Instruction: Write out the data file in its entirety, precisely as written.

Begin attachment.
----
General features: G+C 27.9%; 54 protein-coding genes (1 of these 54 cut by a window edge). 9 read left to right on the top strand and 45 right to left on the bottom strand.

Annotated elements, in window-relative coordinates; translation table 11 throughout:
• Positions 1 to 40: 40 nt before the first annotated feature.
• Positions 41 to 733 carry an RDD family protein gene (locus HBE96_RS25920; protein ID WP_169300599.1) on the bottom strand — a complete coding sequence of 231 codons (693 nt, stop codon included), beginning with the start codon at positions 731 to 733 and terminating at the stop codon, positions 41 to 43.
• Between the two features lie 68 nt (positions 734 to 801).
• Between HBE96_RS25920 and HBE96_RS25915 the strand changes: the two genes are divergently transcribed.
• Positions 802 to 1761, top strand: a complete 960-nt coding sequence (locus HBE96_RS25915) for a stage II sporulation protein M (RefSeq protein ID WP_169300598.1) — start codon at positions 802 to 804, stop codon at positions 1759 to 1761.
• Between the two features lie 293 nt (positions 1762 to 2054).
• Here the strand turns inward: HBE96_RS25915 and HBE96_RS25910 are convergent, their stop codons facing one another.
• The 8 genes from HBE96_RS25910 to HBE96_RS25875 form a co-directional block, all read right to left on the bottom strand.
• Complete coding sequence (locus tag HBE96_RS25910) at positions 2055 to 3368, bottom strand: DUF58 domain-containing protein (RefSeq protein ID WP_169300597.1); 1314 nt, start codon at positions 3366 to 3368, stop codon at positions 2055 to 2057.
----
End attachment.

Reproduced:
General features: G+C 27.9%; 54 protein-coding genes (1 of these 54 cut by a window edge). 9 read left to right on the top strand and 45 right to left on the bottom strand.

Annotated elements, in window-relative coordinates; translation table 11 throughout:
• Positions 1 to 40: 40 nt before the first annotated feature.
• Positions 41 to 733 carry an RDD family protein gene (locus HBE96_RS25920; protein ID WP_169300599.1) on the bottom strand — a complete coding sequence of 231 codons (693 nt, stop codon included), beginning with the start codon at positions 731 to 733 and terminating at the stop codon, positions 41 to 43.
• Between the two features lie 68 nt (positions 734 to 801).
• Between HBE96_RS25920 and HBE96_RS25915 the strand changes: the two genes are divergently transcribed.
• Positions 802 to 1761, top strand: a complete 960-nt coding sequence (locus HBE96_RS25915) for a stage II sporulation protein M (RefSeq protein ID WP_169300598.1) — start codon at positions 802 to 804, stop codon at positions 1759 to 1761.
• Between the two features lie 293 nt (positions 1762 to 2054).
• Here the strand turns inward: HBE96_RS25915 and HBE96_RS25910 are convergent, their stop codons facing one another.
• The 8 genes from HBE96_RS25910 to HBE96_RS25875 form a co-directional block, all read right to left on the bottom strand.
• Complete coding sequence (locus tag HBE96_RS25910) at positions 2055 to 3368, bottom strand: DUF58 domain-containing protein (RefSeq protein ID WP_169300597.1); 1314 nt, start codon at positions 3366 to 3368, stop codon at positions 2055 to 2057.